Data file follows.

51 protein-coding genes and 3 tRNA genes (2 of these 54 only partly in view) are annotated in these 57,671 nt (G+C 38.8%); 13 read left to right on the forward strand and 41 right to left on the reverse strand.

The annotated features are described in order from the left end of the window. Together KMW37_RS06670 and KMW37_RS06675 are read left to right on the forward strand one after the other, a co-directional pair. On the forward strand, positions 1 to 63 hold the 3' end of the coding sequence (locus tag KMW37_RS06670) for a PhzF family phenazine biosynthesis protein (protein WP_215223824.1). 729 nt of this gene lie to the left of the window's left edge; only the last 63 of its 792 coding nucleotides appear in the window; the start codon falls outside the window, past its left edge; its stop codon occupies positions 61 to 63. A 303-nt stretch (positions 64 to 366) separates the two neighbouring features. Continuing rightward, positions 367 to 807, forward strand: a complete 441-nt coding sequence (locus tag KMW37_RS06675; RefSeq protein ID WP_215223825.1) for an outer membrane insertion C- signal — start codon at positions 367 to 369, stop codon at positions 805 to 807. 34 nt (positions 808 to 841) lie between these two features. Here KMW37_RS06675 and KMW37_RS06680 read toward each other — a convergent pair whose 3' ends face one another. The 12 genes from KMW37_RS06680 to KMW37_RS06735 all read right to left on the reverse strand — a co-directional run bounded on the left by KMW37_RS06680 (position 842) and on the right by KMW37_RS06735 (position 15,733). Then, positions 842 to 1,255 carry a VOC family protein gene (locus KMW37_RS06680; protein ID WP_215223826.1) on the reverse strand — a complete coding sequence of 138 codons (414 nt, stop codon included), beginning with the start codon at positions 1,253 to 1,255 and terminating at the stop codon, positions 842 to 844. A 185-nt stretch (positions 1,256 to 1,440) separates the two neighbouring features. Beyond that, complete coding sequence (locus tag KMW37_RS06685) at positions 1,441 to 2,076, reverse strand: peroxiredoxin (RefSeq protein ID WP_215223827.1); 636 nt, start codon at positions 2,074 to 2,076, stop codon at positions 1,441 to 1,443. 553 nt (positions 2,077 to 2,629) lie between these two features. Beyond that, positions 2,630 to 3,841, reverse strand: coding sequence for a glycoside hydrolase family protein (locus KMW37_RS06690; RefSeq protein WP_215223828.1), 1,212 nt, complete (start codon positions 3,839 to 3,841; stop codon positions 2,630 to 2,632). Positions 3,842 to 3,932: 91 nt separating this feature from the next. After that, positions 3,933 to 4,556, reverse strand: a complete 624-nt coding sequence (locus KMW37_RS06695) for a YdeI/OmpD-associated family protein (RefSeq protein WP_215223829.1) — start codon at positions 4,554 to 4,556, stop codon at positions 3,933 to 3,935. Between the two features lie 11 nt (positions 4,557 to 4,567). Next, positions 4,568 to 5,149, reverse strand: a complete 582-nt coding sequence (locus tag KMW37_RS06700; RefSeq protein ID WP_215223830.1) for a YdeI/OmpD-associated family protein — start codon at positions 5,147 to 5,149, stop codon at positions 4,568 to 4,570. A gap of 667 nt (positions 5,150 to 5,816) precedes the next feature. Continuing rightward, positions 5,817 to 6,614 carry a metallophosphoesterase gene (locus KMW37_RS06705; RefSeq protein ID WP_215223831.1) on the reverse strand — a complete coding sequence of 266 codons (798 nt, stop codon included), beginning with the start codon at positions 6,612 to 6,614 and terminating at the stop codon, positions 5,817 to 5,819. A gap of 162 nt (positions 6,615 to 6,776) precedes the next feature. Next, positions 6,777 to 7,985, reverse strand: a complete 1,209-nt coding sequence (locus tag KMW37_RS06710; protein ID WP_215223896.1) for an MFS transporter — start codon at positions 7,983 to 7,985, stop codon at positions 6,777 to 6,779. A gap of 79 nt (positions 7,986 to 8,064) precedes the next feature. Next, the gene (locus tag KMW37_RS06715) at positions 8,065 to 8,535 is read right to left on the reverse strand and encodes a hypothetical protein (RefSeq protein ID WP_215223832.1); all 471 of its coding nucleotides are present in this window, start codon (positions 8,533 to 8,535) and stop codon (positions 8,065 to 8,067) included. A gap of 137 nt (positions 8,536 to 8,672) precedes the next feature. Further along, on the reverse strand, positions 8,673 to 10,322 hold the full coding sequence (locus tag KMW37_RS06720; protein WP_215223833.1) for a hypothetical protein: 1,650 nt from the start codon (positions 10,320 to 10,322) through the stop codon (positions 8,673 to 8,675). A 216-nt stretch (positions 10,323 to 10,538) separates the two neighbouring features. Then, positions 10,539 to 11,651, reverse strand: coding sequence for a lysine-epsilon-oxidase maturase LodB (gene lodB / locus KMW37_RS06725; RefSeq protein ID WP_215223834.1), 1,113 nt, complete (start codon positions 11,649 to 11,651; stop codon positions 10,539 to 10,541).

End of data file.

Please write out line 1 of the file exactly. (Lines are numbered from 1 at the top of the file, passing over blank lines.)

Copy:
51 protein-coding genes and 3 tRNA genes (2 of these 54 only partly in view) are annotated in these 57,671 nt (G+C 38.8%); 13 read left to right on the forward strand and 41 right to left on the reverse strand.